Is it possible that Cooper's body is there somewhere? Only as possible as logic will allow for. On Thanksgiving 1971, it was extremely possible. After the cops searched it was less possible. After the FBI and Nat'l Guard searched, even less. After the public searched all year, it became improbable. After all of the above searched for 50 years, we have to admit that the dingo ate the baby. Rather Cooper got away. OR that someone got away with robbing his corpse and burying him wrapped in his chute. Because the only thing worth taking is the money, which was partially found. Nothing else he had was found.

Try this: Go to Zillow.com and search for homes in that area to see how well-developed the land is now. Backhoes and diggers putting in sewers and foundations for half a century. No skyjackers found.

So what physical evidence would you look for, and where would you look?

I see that you are not familiar with the Tina Bar area.  It is not actually developed even today.  The search area is relevant only if the flight path is known.

What should any searcher be looking for today?  The parachute container and and equipment have a long life expectancy even in salt water.  And the two to three pounds of metal in that equipment would survive.  Also, Cooper had on a rain coat and the parachute equipment was over it.  So it is possible that portions of the rain coat are still contained within the parachute equipment and some of Cooper's bones may well be within that rain coat.  If anything from Cooper remains in the Tina Bar area, it is probably buried under sand and probably would have been buried during the 1972 spring flooding.

But don't expect to find any more money.  The three packets of money found at Tina Bar were probably still in the damaged money bag when they arrived there.  But if the money bag was still attached to Cooper at that point, it has long gone on down stream and so has Cooper.

Where to look?  Tina Bar and I have recently explained and posted why here.
 

Offline georger

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Re: Flight Path And Related Issues
« Reply #2949 on: March 29, 2020, 02:50:03 AM »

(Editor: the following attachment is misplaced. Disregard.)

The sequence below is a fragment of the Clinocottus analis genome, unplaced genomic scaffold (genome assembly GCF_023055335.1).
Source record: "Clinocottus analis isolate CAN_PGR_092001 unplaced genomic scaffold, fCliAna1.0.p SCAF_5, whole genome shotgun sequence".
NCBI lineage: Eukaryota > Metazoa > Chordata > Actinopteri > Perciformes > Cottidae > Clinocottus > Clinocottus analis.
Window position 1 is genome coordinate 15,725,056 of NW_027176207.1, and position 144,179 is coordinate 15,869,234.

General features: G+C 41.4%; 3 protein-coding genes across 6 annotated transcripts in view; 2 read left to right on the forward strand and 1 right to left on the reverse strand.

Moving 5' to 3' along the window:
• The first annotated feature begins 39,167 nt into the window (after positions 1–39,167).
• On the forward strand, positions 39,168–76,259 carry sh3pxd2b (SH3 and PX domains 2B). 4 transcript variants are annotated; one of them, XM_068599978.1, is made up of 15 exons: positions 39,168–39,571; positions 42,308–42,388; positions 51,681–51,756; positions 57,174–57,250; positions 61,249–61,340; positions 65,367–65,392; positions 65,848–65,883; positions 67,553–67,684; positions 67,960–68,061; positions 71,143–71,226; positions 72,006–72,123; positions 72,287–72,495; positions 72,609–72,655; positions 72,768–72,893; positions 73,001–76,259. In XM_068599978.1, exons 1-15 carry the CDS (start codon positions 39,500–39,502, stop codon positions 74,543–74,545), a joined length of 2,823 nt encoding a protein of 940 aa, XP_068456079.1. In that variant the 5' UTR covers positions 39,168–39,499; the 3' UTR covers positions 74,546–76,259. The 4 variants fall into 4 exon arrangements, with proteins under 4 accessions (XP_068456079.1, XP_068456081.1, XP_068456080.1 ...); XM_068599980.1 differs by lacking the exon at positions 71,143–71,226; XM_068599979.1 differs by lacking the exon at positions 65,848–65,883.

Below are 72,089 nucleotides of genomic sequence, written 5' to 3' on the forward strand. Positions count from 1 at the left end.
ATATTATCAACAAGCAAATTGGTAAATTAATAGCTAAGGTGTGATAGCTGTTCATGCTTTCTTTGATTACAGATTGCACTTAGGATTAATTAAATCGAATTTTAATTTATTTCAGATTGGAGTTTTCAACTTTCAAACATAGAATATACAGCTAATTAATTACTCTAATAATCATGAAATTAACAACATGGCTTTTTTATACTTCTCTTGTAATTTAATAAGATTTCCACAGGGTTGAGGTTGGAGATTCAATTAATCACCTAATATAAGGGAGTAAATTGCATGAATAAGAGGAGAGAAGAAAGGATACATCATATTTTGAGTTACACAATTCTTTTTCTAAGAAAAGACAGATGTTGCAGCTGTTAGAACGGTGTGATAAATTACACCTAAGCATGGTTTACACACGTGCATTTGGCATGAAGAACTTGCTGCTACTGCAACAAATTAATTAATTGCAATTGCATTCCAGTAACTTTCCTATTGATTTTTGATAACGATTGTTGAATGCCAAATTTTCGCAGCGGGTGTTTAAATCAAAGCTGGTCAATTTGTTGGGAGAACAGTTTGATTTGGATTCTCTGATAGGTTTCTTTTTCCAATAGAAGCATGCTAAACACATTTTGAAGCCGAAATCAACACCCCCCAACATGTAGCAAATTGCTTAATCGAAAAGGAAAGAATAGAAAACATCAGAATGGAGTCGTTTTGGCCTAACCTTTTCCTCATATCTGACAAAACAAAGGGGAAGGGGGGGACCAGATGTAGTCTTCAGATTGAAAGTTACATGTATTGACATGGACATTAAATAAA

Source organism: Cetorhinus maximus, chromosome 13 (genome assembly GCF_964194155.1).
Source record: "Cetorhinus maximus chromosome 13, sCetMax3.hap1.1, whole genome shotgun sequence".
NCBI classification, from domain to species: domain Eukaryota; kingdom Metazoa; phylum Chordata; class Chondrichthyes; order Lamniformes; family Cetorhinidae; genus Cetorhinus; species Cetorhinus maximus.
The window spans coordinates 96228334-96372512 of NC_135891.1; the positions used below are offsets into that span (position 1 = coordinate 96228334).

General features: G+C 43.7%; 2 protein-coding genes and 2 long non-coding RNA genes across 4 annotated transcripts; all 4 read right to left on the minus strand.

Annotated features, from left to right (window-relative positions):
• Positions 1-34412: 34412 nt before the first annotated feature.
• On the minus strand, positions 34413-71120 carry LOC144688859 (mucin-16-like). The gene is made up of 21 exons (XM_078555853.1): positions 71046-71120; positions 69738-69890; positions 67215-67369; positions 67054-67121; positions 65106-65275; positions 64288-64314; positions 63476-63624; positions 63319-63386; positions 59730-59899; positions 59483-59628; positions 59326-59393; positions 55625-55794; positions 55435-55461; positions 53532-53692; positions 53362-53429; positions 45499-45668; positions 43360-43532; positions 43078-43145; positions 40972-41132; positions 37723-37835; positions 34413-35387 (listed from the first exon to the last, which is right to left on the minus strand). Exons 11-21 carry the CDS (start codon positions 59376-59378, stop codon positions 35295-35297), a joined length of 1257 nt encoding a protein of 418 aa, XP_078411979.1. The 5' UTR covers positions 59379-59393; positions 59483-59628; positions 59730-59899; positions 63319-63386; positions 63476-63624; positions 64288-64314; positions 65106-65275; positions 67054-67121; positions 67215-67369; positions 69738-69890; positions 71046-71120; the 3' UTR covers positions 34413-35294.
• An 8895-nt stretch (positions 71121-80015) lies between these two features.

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I think your first paragraph gives evidence of considerable training in chemistry and plant biology.  However, I see only limited training in physics.  But what is your problem with Aristotle?  Are you claiming that the sum of the parts is less than the whole?

Full Disclosure:  My initial training and degree was in Aeronautical Engineering (aerodynamics, flight dynamics, physics, mathematics, etc.).  And I have two additional degrees (Economics and an MBA).  I have been a pilot since the age of 15 and did a wee bit of skydiving in the early 1960s.  One of the three Piper Cubs used in my pilot training now hangs over the right wing of the Boeing "Dash 80" (the Boeing 707 prototype) in the museum on the east side of Dulles International Airport near Washington, DC.  So I didn't tear them all up!  In skydiving, my equipment was all WW2 surplus.  I have never jumped even a low porosity canopy much less a square one.

Why is determining the actual flight path so important?  If you want to find physical evidence related to the flight to Reno, including places where Cooper might have landed or impacted, then I strongly suggest that the flight path is where you should start.

You are not allowed to view links. Register or Login
Why is determining the actual flight path so important?  If you want to find physical evidence related to the flight to Reno, including places where Cooper might have landed or impacted, then I strongly suggest that the flight path is where you should start.

Let's do this then: Let's not try to narrow down the search area, lets widen it. Let's add the original flight path with any and all proposed flight paths, adjust for the strongest and mildest winds and directions, and get the biggest patch of land possible for a dropzone from a 727 in flight on that rough trajectory.

It's been fifty years. They've looked. The cops. The feds. The Guard. The treasure hunters. The land developers. The hunters and campers and fishermen and joggers and hikers and little kids. The freaks with metal detectors and planes. They've covered all of it. Every plot of land is owned by someone, and has been surveyed and sold probably several times each since '71, and they didn't mention a body clutching a bomb. Perhaps nobody looked hard enough? Or perhaps they didn't know what to look for?

Actually, they did. With all of the trash to be found in the woods, someone found a placard from a 727 rear stairs and correctly identified it. They knew the story. Everybody knew. And all they found was that and the money. And the money was found by a guy from Oklahoma, who still tied it to Cooper, because everybody knew what to look for. And they did. And they found nothing.

The flight path is only relevant if it can establish a search area. Fifty years has expanded and exhausted that search area, rendering the flight path meaningless except in the event that Bill Rataczak came out and said, "yeah, I flew East to drown the bastard," which he hasn't. And I have no reason not to believe him.